Global competition for attracting talents and the world economy
Frédéric Docquier () and
Joël Machado ()
No 2014020, Discussion Papers (IRES - Institut de Recherches Economiques et Sociales) from Université catholique de Louvain, Institut de Recherches Economiques et Sociales (IRES)
This paper studies the effect of liberalizing the international mobility of college-educated workers on the world economy. First, we combine data on effective and desired migration to identify the net pool of foreign talents (NPFT) of selected high-income countries. So far, the EU15 has poorly benefited from its NPFT while the US has mobilized a large portion of it. Second, we use a micro-founded model to simulate the effects of skill-selective liberalization shocks. In our benchmark model, a worldwide liberalization induces larger long-run income gains for the EU15 (+8.8 percent) than for the US (+5.9 percent). However, less attractive EU countries such as Austria, Belgium, Germany, Greece, Luxembourg and the Netherlands benefit less than the US. In addition, liberalizing high-skilled migration decreases income per worker by 2.5 percent in developing countries. Overall, it increases efficiency (+6.2 percent in the worldwide average level of income per capita) and inequality (+1.2 percentage points in the Theil inequality index). Much greater effects can be obtained if total factor productivity varies with human capital.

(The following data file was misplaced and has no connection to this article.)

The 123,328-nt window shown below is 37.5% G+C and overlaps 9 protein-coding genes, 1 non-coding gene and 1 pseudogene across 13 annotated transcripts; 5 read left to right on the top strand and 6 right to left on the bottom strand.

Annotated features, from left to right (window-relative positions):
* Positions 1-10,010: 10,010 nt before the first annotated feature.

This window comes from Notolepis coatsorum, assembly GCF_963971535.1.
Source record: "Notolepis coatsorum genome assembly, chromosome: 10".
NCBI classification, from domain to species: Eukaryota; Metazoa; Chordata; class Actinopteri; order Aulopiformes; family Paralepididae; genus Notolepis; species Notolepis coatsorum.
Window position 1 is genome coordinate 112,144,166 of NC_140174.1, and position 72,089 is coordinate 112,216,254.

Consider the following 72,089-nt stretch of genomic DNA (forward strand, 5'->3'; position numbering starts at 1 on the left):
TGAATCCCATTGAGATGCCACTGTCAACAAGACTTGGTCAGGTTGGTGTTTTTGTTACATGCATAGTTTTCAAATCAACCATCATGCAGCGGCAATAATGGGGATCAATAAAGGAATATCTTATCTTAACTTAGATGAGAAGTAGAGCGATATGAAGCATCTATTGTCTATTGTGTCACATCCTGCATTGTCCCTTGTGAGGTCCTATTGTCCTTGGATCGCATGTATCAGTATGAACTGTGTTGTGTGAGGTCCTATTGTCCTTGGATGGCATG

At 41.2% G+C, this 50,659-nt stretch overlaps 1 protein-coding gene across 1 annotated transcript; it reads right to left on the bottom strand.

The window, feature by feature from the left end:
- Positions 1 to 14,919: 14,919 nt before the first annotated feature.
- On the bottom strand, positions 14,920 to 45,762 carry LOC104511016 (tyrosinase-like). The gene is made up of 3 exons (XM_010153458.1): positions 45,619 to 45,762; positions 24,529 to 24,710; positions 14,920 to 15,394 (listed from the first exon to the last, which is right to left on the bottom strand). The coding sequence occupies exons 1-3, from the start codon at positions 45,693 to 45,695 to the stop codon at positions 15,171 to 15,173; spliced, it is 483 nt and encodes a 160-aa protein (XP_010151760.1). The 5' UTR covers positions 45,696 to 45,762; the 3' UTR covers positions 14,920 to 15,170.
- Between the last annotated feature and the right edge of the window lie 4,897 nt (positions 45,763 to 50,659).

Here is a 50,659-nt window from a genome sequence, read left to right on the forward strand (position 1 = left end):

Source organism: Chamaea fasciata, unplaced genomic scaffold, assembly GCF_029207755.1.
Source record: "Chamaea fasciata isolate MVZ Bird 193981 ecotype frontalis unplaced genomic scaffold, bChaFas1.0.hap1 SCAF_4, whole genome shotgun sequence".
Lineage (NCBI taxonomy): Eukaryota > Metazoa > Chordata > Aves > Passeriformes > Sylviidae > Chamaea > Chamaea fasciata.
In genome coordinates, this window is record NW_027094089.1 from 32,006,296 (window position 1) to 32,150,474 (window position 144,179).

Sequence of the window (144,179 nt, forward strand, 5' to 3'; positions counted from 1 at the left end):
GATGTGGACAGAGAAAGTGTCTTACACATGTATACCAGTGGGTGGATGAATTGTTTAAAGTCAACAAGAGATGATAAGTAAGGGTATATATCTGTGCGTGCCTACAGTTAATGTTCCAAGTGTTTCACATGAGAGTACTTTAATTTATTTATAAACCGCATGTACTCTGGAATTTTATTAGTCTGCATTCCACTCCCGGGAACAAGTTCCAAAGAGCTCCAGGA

Keywords: brain drain; human capital; migration; growth; inequality (search for similar items in EconPapers)
JEL-codes: O15 F22 F63 I24 (search for similar items in EconPapers)
New Economics Papers: this item is included in nep-hrm, nep-int and nep-mig
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Journal Article: Global Competition for Attracting Talents and the World Economy (2016)
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Persistent link: https://EconPapers.repec.org/RePEc:ctl:louvir:2014020
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